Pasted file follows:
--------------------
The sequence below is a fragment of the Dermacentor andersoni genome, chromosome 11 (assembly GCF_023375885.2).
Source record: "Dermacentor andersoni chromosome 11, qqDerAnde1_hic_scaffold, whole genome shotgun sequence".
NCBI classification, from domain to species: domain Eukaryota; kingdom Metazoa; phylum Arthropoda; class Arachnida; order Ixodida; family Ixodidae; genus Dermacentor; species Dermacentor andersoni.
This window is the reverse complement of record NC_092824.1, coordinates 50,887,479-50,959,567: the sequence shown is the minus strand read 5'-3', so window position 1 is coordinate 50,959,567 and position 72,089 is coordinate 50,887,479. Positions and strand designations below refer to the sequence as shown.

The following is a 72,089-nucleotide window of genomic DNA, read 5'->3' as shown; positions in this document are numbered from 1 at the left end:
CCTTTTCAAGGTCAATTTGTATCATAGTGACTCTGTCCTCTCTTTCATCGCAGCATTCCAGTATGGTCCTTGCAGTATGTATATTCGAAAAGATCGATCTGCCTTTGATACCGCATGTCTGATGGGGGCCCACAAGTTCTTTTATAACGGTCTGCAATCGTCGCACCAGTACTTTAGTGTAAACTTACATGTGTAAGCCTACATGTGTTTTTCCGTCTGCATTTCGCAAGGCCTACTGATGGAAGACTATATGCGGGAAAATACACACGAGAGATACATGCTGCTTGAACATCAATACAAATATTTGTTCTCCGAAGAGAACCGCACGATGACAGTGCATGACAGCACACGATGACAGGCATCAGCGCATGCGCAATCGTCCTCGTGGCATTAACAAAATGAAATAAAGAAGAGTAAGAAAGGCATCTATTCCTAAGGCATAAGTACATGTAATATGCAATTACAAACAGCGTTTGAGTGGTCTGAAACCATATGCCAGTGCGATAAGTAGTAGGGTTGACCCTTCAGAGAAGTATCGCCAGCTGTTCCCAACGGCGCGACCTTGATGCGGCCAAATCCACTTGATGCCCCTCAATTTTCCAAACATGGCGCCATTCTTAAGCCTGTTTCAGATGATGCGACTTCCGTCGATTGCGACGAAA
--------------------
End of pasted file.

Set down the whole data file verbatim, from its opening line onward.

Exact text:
The sequence below is a fragment of the Dermacentor andersoni genome, chromosome 11 (assembly GCF_023375885.2).
Source record: "Dermacentor andersoni chromosome 11, qqDerAnde1_hic_scaffold, whole genome shotgun sequence".
NCBI classification, from domain to species: domain Eukaryota; kingdom Metazoa; phylum Arthropoda; class Arachnida; order Ixodida; family Ixodidae; genus Dermacentor; species Dermacentor andersoni.
This window is the reverse complement of record NC_092824.1, coordinates 50,887,479-50,959,567: the sequence shown is the minus strand read 5'-3', so window position 1 is coordinate 50,959,567 and position 72,089 is coordinate 50,887,479. Positions and strand designations below refer to the sequence as shown.

The following is a 72,089-nucleotide window of genomic DNA, read 5'->3' as shown; positions in this document are numbered from 1 at the left end:
CCTTTTCAAGGTCAATTTGTATCATAGTGACTCTGTCCTCTCTTTCATCGCAGCATTCCAGTATGGTCCTTGCAGTATGTATATTCGAAAAGATCGATCTGCCTTTGATACCGCATGTCTGATGGGGGCCCACAAGTTCTTTTATAACGGTCTGCAATCGTCGCACCAGTACTTTAGTGTAAACTTACATGTGTAAGCCTACATGTGTTTTTCCGTCTGCATTTCGCAAGGCCTACTGATGGAAGACTATATGCGGGAAAATACACACGAGAGATACATGCTGCTTGAACATCAATACAAATATTTGTTCTCCGAAGAGAACCGCACGATGACAGTGCATGACAGCACACGATGACAGGCATCAGCGCATGCGCAATCGTCCTCGTGGCATTAACAAAATGAAATAAAGAAGAGTAAGAAAGGCATCTATTCCTAAGGCATAAGTACATGTAATATGCAATTACAAACAGCGTTTGAGTGGTCTGAAACCATATGCCAGTGCGATAAGTAGTAGGGTTGACCCTTCAGAGAAGTATCGCCAGCTGTTCCCAACGGCGCGACCTTGATGCGGCCAAATCCACTTGATGCCCCTCAATTTTCCAAACATGGCGCCATTCTTAAGCCTGTTTCAGATGATGCGACTTCCGTCGATTGCGACGAAA